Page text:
Research Department

The Nobel Museum's Research Department was established in 2003. Its research activities deal with historical, cultural and social aspects of modern science, peace, literature and economy, as well as Alfred Nobel and his time, Nobel laureates and their works, and museology.

The Department consists of four researchers. The Nobel Museum has a research library with places for guest scholars, museum staff as well as external visitors.

The Department organizes a series of multi-disciplinary colloquia on Tuesday afternoons during the Academic Year. This is a forum for Swedish and international scholars to present and discuss new research. Every spring, the Department invites an international scholar of excellence to give the annual Neale Wheeler Watson lecture. The Department also organizes conferences and symposia.

The Research Department publishes two series of publications: Archives of the Nobel Museum, and Nobel Museum Occasional Papers.

The Department collaborates with Swedish and international universities and research institutes, such as Yale University, The Humboldt University in Berlin, Medicinsk Museion at Copenhagen University, The Institute and Museum for the History of Science in Florence, and Deutsches Museum in Munich.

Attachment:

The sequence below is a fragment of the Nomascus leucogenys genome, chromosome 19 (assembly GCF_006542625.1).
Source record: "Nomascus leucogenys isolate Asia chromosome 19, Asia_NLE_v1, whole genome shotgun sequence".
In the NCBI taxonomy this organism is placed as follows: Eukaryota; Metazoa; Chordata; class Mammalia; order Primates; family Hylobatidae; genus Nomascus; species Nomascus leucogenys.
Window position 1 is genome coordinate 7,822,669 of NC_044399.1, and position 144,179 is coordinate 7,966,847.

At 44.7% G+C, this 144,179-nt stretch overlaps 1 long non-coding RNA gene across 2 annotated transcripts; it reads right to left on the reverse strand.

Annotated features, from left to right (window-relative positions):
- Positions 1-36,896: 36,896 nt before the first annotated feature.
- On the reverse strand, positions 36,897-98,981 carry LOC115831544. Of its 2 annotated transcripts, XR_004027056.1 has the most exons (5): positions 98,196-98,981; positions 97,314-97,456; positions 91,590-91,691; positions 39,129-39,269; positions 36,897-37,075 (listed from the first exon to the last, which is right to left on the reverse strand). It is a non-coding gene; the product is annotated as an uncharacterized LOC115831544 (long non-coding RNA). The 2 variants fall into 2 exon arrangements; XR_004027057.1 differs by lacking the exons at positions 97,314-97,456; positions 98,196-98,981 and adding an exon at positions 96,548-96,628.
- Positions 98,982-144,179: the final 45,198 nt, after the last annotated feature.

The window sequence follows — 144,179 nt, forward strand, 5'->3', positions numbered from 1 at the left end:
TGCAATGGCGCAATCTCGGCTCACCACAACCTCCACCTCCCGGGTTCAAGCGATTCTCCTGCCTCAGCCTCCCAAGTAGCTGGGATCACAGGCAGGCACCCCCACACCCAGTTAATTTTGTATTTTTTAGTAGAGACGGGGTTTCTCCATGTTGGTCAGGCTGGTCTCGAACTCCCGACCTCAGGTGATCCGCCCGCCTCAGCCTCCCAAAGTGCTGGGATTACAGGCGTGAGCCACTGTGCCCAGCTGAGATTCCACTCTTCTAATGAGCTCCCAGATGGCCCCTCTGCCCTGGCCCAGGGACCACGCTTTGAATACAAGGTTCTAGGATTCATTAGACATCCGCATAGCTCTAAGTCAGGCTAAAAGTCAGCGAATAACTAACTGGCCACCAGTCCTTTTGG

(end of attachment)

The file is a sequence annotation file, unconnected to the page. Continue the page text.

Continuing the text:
For more information, please contact:
Katarina Nordqvist, Head of Research Department.

For more information about specific Nobel Laureates, visit: 

From the blog

Artefact of the month

June artefact – a death mask

57 years after the death of Boris Pasternak, Nobel Laureate in Literature 1958, his great-granddaughter Vera Kovalskaya donated his death mask and a cast of his right hand to the Nobel museum.

Publicerad 1 Jun. Comments

April artefact – models, of molecules and laureates

The 2016 Nobelprize in Physiology or Medicin was unshared awarded the cellbiologist Professor Yoshinori Ohsumi for showing how living cells can break down and recycle their own components. The phenomenon is called autophagy which means “self eating”.

Ohsumi donated two different objects to the Nobelmuseum: one miniature model of himself and some protein molecule models.

Publicerad 31 Mar. Comments

March artefact – an early graph

Physics Laureate David Thouless donated an early handplotted graph to the Nobel Museum. This was the first experimental data showing that the Kosterlitz-Thouless transitions – until then only predicted in theory – worked.

Publicerad 3 Mar. Comments


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Executive Editor: Olov Amelin

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